Phone: +64 (0) 9 923 7162

Associate Professor Giles Newton-Howes

Giles is a psychiatrist with a sub-speciality in addictions medicine. Giles works for the university of Otago and in this role, he does addictions research generally with a clinical focus.

Associate Professor, University of Otago

Associate Professor Chrissy Severinsen​

Dr Chrissy Severinsen is an Associate Professor at Massey University’s School of Health Sciences in Aotearoa New Zealand. She co-leads the postgraduate public health and undergraduate mental health and addiction programmes. Her research demonstrates diverse public health kaupapa while maintaining a critical public health lens. Chrissy actively engages in interdisciplinary projects that integrate public health, health promotion with mātauranga Māori, mental health and addiction, health services, and education. Driven by a desire to bridge the gap between academia and communities, she promotes the integration of policy and practice, offering invaluable guidance for public health action. Her projects embrace a Te Tiriti o Waitangi-led approach, championing equity, effective service provision, information sharing, collective action, and resource optimisation through rigorous evaluation. Overall, her research profile showcases a commitment to diversity, public health, and community engagement.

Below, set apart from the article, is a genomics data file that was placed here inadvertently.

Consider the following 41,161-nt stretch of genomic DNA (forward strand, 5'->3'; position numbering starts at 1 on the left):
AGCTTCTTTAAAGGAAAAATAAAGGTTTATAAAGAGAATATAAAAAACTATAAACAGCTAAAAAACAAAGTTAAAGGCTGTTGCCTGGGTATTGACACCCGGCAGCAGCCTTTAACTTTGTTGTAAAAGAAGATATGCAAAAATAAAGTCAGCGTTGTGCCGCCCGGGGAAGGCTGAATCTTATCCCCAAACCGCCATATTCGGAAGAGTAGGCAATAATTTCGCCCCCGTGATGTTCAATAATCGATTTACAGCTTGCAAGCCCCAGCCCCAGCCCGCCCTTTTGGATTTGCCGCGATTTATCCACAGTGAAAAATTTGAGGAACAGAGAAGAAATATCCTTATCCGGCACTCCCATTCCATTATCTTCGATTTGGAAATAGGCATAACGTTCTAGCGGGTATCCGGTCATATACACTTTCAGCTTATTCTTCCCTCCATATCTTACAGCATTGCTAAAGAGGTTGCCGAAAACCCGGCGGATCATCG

Associate Professor, School of Health Sciences, Massey University

Associate Professor Andy Towers